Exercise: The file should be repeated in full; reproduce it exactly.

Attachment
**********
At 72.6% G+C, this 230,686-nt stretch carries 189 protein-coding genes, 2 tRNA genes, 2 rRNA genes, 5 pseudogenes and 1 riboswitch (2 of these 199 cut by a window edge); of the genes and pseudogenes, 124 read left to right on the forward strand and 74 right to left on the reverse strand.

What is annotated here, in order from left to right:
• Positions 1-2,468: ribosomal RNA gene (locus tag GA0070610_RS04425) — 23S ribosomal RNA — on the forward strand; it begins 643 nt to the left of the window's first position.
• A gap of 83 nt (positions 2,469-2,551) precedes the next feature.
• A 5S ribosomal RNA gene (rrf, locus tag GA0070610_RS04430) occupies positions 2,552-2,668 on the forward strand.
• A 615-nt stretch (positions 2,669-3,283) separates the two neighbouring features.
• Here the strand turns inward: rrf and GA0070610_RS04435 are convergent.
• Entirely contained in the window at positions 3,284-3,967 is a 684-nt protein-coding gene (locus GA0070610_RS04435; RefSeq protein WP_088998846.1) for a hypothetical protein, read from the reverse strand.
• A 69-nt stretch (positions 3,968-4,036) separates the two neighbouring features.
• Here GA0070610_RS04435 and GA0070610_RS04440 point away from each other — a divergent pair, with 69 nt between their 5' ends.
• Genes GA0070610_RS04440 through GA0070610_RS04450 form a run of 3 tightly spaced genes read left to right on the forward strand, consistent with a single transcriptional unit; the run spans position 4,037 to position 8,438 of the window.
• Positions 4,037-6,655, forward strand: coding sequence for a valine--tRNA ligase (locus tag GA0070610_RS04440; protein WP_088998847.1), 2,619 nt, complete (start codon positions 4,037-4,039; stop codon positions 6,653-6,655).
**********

At 72.6% G+C, this 230,686-nt stretch carries 189 protein-coding genes, 2 tRNA genes, 2 rRNA genes, 5 pseudogenes and 1 riboswitch (2 of these 199 cut by a window edge); of the genes and pseudogenes, 124 read left to right on the forward strand and 74 right to left on the reverse strand.

What is annotated here, in order from left to right:
• Positions 1-2,468: ribosomal RNA gene (locus tag GA0070610_RS04425) — 23S ribosomal RNA — on the forward strand; it begins 643 nt to the left of the window's first position.
• A gap of 83 nt (positions 2,469-2,551) precedes the next feature.
• A 5S ribosomal RNA gene (rrf, locus tag GA0070610_RS04430) occupies positions 2,552-2,668 on the forward strand.
• A 615-nt stretch (positions 2,669-3,283) separates the two neighbouring features.
• Here the strand turns inward: rrf and GA0070610_RS04435 are convergent.
• Entirely contained in the window at positions 3,284-3,967 is a 684-nt protein-coding gene (locus GA0070610_RS04435; RefSeq protein WP_088998846.1) for a hypothetical protein, read from the reverse strand.
• A 69-nt stretch (positions 3,968-4,036) separates the two neighbouring features.
• Here GA0070610_RS04435 and GA0070610_RS04440 point away from each other — a divergent pair, with 69 nt between their 5' ends.
• Genes GA0070610_RS04440 through GA0070610_RS04450 form a run of 3 tightly spaced genes read left to right on the forward strand, consistent with a single transcriptional unit; the run spans position 4,037 to position 8,438 of the window.
• Positions 4,037-6,655, forward strand: coding sequence for a valine--tRNA ligase (locus tag GA0070610_RS04440; protein WP_088998847.1), 2,619 nt, complete (start codon positions 4,037-4,039; stop codon positions 6,653-6,655).